Archive for November 24, 2014

October 09, 2014

DHAMALA HAKIMWALA, Pakistan (AP) — Iram Shazadi was making breakfast for her family when bullets started whizzing through her dusty Pakistani village just a half-kilometer (quarter-mile) from the Indian-controlled area of disputed Kashmir.

Then a mortar shell fired by Indian forces slammed into her home, killing her two young sons and her husband’s mother in the worst spasm of violence in the tense Himalayan region in years. So far, 19 people — 11 on the Pakistani side, eight on the Indian — have died over the past week. Dozens have been injured, and tens of thousands have fled their homes.

“I lost my whole world,” Shazadi said Wednesday while recovering from injuries at a military hospital. She sat crying next to her 6-year-old son, who narrowly escaped the blast. Although minor skirmishes in the tense, rocky region are common, the fierce trading of mortar shells and gunfire that began Sunday night marks the most serious violation of a 2003 cease-fire accord brokered between India and Pakistan. Adding to the sense of shock was that the fighting erupted during the Muslim festival of Eid al-Adha, which families normally celebrate with roast goat and parties.

The clashes — which both India and Pakistan blame the other for starting — come even though both governments say they want to improve ties and even resolve the conflict. Indian Prime Minister Narendra Modi invited Pakistan’s leader, Nawaz Sharif, to attend his inauguration in May, saying he wanted to engage the archrival more assertively.

But relations remain fragile, even hostile. India in August abruptly canceled talks with Pakistan after its ambassador met with Kashmiri separatist leaders. The mostly Muslim region, divided into zones controlled by India and Pakistan, and even a chunk by China, has seen fighting off and on for decades. Pakistan and India have fought two wars over the mountainous territory.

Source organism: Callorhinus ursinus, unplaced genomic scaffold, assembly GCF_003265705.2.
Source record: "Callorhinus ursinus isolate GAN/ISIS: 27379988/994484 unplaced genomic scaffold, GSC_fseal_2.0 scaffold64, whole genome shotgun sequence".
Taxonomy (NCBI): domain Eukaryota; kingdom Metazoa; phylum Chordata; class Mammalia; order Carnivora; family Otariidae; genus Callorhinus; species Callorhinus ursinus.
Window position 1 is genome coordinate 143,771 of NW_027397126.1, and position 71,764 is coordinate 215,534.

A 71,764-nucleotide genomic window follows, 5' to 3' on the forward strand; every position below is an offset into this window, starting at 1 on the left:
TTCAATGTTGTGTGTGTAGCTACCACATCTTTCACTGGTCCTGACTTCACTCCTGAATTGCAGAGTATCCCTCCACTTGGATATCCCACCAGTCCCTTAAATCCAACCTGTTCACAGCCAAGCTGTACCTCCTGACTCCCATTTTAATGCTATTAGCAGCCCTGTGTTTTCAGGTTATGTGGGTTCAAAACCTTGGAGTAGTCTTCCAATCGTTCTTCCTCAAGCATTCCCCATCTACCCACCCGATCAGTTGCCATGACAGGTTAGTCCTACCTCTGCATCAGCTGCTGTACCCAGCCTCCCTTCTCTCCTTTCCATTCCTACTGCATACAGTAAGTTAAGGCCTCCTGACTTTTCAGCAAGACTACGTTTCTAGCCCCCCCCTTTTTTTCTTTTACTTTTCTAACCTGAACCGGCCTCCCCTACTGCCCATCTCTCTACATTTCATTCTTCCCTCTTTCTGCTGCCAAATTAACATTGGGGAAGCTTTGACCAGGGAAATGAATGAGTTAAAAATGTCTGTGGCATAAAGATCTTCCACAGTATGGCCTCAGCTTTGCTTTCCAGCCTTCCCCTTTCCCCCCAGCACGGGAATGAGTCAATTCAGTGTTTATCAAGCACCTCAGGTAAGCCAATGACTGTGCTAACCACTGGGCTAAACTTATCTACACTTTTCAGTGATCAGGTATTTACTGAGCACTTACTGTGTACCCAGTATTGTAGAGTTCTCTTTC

Modi, a strident Hindu nationalist, seems intent on showing he represents a new, more forceful India. “Pakistan has taken too long to understand that there is a change in the government in India. They are getting to learn it in a hard way,” said Jitendra Singh, a top official in Modi’s office.

For Pakistan, the fighting draws international attention to itself and Kashmir, while also reassuring the many Kashmiris opposed to Indian rule that it continues to support their desire for either full independence or a merger with Pakistan. The Indian-controlled part of Kashmir is to hold elections before December, and Kashmir’s status is a hot-button issue with voters.

“The needless macho-ism on the part of either India or Pakistan is not going to help the situation,” said former Indian security official Rana Banerji. Pakistan may feel that “it can create enough trouble to bring India to the table. It suits Pakistan to raise the issue of trouble in Kashmir at international fora — to signal that Kashmir remains a flashpoint between the two nuclear-powered countries.”

Pakistani analysts suggested India was trying to punish Pakistan for highlighting the dispute and initiating contacts with Kashmiri leaders. “They will not hesitate to punish us if we tried to resolve the issue of Kashmir through international help or if we tried to establish contacts with the Kashmir leadership,” said defense analyst Talat Masood in Islamabad.

Officials on both sides said they were unnerved by the fact that this week’s violence was mainly occurring along the more heavily populated 200-kilometer (125-mile) border between Pakistan’s Punjab province and the Indian-controlled portion of Kashmir.

That lower-altitude frontier, guarded by paramilitary border forces, is lined on both sides by agricultural fields and ancient villages that have been there long before Pakistan and India gained independence in 1947 and began wrangling over Kashmir.

Pakistan’s Sharif planned a National Security Committee meeting for Friday, while India held a high-level security meeting behind closed doors on Wednesday. India frequently accuses Pakistan of sparking skirmishes to create a distraction or to provide cover fire for separatist militants trying to infiltrate into Indian-controlled Kashmir — an accusation top army officials repeated Thursday. Pakistan denies providing cover, arms or training for militants, saying it gives only moral and diplomatic support to separatist groups who have been fighting since 1989 for Kashmir’s independence or its merger with Pakistan.

“Prime Minister Modi and his government are trapped in their own rhetoric that they are going to be tough and uncompromising with Pakistan,” said Prof. Noor Mohammed Baba, a political science professor at Kashmir University, in Srinigar, the main city in Indian-controlled Kashmir. “Pakistan obviously will also not compromise and surrender.”

India’s Defense Minister Arun Jaitley accused Pakistan of starting the onslaught as a way to grab international attention, and ruled out any chance of holding talks with Pakistan until the fighting stops.

“Pakistan has to stop this unprovoked firing and shelling if it wants peace,” he said. “It’s an effort to precipitate tension both at the domestic and international level.” Panicked villagers on both sides said they were fed up with the seemingly endless cycle of violence.